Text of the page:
Thursday May 24, 2018

Ramayana, Gita should be taught in schools: Culture minister

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New Delhi: The Ramayana and the Gita are not religious texts and should be taught in schools, according to union Culture Minister Mahesh Sharma.

Sharma said that including the Ramayana and the Gita in school curriculum was an attempt to inculcate spiritual and cultural values in children.

“It is an attempt to teach spiritual values to children. Ramayana is a way of life and it tells stories about many relationships – son and father, wife and husband and brother and brother. Likewise Gita is the knowledge given by Lord Krishna to Arjuna. These are not religious texts,” Sharma told IANS in an interview here.

The minister further said that the importance of these texts are recognised even in countries like Indonesia and Mauritius. “Ramayana is a great book and its importance is being recognised in Indonesia and even Mauritius. These countries have set up Ramayana centres. It’s high time we recognise their value,” added Sharma.

Denying reports of him saying that the Bible and the Quran are not central to India’s soul, Sharma said that he respects all religions and had been misquoted. However, he stressed that while the Bible and the Quran are religious texts, the Mahabharata and the Ramayana are not.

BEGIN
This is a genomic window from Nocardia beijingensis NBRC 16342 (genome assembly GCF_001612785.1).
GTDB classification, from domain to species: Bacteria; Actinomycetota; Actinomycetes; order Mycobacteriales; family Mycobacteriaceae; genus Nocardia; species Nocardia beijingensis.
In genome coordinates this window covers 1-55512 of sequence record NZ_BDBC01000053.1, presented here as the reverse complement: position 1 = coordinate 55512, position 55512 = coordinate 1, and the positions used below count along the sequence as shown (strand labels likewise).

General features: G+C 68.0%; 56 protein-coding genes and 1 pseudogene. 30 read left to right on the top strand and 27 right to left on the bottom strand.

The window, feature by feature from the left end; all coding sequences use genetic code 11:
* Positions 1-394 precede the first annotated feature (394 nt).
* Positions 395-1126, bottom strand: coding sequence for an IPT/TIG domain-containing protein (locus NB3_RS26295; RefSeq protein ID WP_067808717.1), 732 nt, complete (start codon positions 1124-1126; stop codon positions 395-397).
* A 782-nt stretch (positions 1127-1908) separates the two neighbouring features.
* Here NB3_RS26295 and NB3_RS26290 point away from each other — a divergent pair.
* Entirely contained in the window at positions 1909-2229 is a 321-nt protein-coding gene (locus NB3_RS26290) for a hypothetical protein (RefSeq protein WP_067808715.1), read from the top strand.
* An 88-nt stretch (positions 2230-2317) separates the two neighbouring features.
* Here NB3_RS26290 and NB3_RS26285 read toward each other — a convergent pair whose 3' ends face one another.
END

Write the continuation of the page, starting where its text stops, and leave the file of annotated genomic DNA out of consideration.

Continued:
“I respect all religions. Bible is a religious text of Christians and Quran is a religious text of Muslims. Gita never advocates the worship of any God or religion. They are karma granths. But Bible and Quran preach to worship a particular God and religion. They are specific religious text for religions,” said Sharma.

Minister for Trade and Investment Andrew Robb meeting with Dr Mahesh Sharma, Minister of State for Tourism and Culture during the Australian Business in India Week.
Culture Minister Mahesh Sharma

The minister had recently stoked controversy by saying that western culture is making inroads into Indian culture and polluting it.

Talking about the foreign culture, the minister said that young people should learn Indian languages like Sanskrit and Hindi to fight the “cultural pollution”.